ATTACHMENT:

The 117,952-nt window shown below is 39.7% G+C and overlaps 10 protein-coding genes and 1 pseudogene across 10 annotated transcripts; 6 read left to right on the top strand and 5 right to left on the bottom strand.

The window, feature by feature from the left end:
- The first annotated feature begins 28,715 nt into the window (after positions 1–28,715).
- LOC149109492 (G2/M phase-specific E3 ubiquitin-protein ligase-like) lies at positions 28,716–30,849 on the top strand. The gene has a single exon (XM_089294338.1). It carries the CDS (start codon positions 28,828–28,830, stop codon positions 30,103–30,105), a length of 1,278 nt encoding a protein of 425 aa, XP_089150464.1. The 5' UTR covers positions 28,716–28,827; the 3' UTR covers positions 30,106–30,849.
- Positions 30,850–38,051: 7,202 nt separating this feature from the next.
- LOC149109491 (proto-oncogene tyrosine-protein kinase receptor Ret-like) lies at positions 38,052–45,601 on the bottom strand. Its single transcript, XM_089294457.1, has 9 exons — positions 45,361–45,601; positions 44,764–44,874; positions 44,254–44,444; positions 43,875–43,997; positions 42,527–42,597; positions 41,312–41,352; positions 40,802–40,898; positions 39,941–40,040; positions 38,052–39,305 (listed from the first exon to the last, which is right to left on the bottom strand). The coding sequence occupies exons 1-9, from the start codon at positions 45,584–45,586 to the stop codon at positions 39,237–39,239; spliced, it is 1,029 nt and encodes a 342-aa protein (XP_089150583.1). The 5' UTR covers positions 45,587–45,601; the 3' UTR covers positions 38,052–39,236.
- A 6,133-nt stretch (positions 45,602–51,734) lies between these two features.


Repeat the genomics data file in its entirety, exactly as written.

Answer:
The 117,952-nt window shown below is 39.7% G+C and overlaps 10 protein-coding genes and 1 pseudogene across 10 annotated transcripts; 6 read left to right on the top strand and 5 right to left on the bottom strand.

The window, feature by feature from the left end:
- The first annotated feature begins 28,715 nt into the window (after positions 1–28,715).
- LOC149109492 (G2/M phase-specific E3 ubiquitin-protein ligase-like) lies at positions 28,716–30,849 on the top strand. The gene has a single exon (XM_089294338.1). It carries the CDS (start codon positions 28,828–28,830, stop codon positions 30,103–30,105), a length of 1,278 nt encoding a protein of 425 aa, XP_089150464.1. The 5' UTR covers positions 28,716–28,827; the 3' UTR covers positions 30,106–30,849.
- Positions 30,850–38,051: 7,202 nt separating this feature from the next.
- LOC149109491 (proto-oncogene tyrosine-protein kinase receptor Ret-like) lies at positions 38,052–45,601 on the bottom strand. Its single transcript, XM_089294457.1, has 9 exons — positions 45,361–45,601; positions 44,764–44,874; positions 44,254–44,444; positions 43,875–43,997; positions 42,527–42,597; positions 41,312–41,352; positions 40,802–40,898; positions 39,941–40,040; positions 38,052–39,305 (listed from the first exon to the last, which is right to left on the bottom strand). The coding sequence occupies exons 1-9, from the start codon at positions 45,584–45,586 to the stop codon at positions 39,237–39,239; spliced, it is 1,029 nt and encodes a 342-aa protein (XP_089150583.1). The 5' UTR covers positions 45,587–45,601; the 3' UTR covers positions 38,052–39,236.
- A 6,133-nt stretch (positions 45,602–51,734) lies between these two features.